Novels With a Difference

Charles Morgan labors under two difficulties in his new novel, Sparkenbroke (Macmillan, $2.75), both of which might baffle a genius: that of portraying a poet in such a way that one shall believe in him, and that of conveying a private mysticism in such a way that one shall not necessarily accept it, but merely understand it. A long experience in dealing with poetry as a teacher suggests to me that a poet is intelligible only in his poetry; his objective life, even his subjective life, apart from his poetry, is likely to be puzzling — perhaps because it records his deeds, while his poetry records his intentions and aspirations.
Mr. Morgan has seen that this is so — indeed, it is his theme; but, although he dares to give some short specimens of Sparkenbroke’s verse, these are hardly impressive or extensive enough to serve. As for the mysticism, it seems to consist of some vague idea that love, imagination, and death ‘are aspects of the same transcendence,’ all forms of the same ecstasy, ‘a dying to be reborn.’ They are all, apparently, the fruit of ‘hunger for perfection.’ As his hero says: ‘There are ways, while we live, if not of putting the candle out, at least of hiding it a little while, in love or poetry. . . . In death, I think the walls go down, the lights blow but; that is all, for death is not a change of state but a change of lodging; it is an incident in a continuous immortality.’ If I understand him, in ecstasy one can actually live for a time sub specie œternitatis; while in death — the permanent ecstasy, so to speak — one stays in eternity.
No one can object to such a belief, and it may give comfort to some. The trouble is that it is presented in a style so continuously self-conscious and at times so precious that one has an uncomfortable feeling that the author is brooding over his own sweet voice. One could believe more easily in his hero and heroine — a poet who spends nights of trance in the family vault and who seeks in the love of woman an experience unsullied by fleshly desires; a girl who is torn between a human attraction for him and a desire to help his art, — one could believe in these two if they did not always speak so pithily or wittily or beautifully. It is a curious fact that the characters one does believe in are mundane or professional — the Rector, George, Lady Sparkenbroke, Celli, the doctor. The Rector is a fine characterization, and no scene in the entire novel is more successful than that near the beginning in which Piers is reading Tacitus with him. But on the whole the novel leaves the impression of an iridescent surface overlying a soft core. Mysticism, to be interesting, must be more fibrous than this. It is an august and at times a terrible experience, and the great mystics have chosen august and terrible symbols. They are believing men in an unbelieving world, and their experiences are quite different from vaguely poetic discussions conveyed in a rhythmical, elegiac style.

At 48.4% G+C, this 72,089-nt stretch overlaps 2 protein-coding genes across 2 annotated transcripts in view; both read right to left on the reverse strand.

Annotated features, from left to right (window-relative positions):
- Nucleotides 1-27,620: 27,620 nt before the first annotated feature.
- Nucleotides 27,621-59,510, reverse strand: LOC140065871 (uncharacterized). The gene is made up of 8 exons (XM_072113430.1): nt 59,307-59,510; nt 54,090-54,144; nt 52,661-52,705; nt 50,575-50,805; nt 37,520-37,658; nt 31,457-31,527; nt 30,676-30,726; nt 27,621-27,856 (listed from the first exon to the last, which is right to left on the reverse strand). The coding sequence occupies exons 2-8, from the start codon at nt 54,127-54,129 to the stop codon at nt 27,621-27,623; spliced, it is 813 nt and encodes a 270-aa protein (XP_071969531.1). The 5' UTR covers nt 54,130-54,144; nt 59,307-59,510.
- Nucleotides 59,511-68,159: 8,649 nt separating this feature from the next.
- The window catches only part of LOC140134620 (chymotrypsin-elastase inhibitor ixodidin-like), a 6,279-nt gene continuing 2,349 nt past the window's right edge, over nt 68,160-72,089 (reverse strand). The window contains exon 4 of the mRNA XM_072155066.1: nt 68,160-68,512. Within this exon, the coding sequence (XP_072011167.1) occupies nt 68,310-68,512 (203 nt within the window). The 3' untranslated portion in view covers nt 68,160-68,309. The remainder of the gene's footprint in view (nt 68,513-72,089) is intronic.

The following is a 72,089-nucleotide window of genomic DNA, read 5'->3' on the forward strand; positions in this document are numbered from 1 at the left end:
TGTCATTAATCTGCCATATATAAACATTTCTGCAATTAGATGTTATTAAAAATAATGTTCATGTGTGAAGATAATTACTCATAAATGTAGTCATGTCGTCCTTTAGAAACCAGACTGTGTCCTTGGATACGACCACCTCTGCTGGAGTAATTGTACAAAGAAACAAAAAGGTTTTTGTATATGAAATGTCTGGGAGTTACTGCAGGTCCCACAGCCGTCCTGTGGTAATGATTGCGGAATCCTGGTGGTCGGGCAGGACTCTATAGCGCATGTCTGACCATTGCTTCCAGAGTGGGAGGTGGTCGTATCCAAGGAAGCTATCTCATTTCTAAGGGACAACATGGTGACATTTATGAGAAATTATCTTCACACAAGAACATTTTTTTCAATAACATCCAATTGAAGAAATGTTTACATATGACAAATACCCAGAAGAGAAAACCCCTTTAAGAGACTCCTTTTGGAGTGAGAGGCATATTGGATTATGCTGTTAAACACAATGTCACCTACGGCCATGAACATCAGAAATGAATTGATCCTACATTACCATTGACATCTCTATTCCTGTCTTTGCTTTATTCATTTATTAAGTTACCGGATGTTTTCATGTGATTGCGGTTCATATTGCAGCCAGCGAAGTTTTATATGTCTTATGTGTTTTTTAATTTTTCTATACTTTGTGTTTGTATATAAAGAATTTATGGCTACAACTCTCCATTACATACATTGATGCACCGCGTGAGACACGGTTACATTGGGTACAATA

I was afraid, after I had read a little of Sylvia Thompson’sThird Act in Venice (Atlantic Monthly Press arid Little Brown, $2.50), that it was going to be merely clever. Miss Thompson’s ability in phrasemaking, indubitable wit, and chosen subject matter have tended at times to betray her into a kind of writing brightly sophisticated but a little lacking in substance. In the present novel she has, however, as her title suggests, a tragic theme, playing through a little world, the monde, peopled by the forlorn people she knows so well, who have too much money and not enough to do. This world, so unimportant yet so convinced of its importance, is made up of men and women who try to be natural and achieve only a perpetual self-consciousness, eschew everything that the low-born admire and yet attain only a kind of fashionable mob-mindedness, aim always at being smart and end by being bored; or others who achieve a kind of Henry James fastidiousness or niceness; or still others who have lost not only the bourgeois morals but the polite manners, and have taken to a sort of carefully cultivated rowdiness. All of these types she portrays with knowledge, as well as others who live on the fringe of Society and mistake shamelessness for smartness and pretentiousness for style.
Among these people who are trying to be patrician without any fidelity to the noblesse oblige of their caste, her hero, Sir Francis Radnor, vacillates between his better and worse natures. A likable weakling, he lets his lusts destroy his love. He makes a mistress of the French girl, Josephine, returning to her even after he has fallen in love with Adria Leigh; with the result that, after he has broken with her and gone to Venice with Adria, he discovers too late that lie cannot escape the consequences of his doings. Adria’s death at the hands of Josephine is only symbolic of the tragedy that has already taken place in his spirit. As Charlotte, Adria’s mother, says of him: ‘To have a fine conscience and a weak will was to be . . . a stalemate in your own character; to be a poor hero — and an uncomfortable villain.’
Miss Thompson’s style is like etching in dry point — sharp and succinct, but suggesting a great deal. Her economy in presenting character is admirable. The peasant Josephine, the awful aunt Léonie and her paramour Harrison, Charlotte, Benedict, the four Pleasure Seekers, are all clearly seen, recognizable and amusing. Alone among the personages I found the heroine, Adria, eluding me.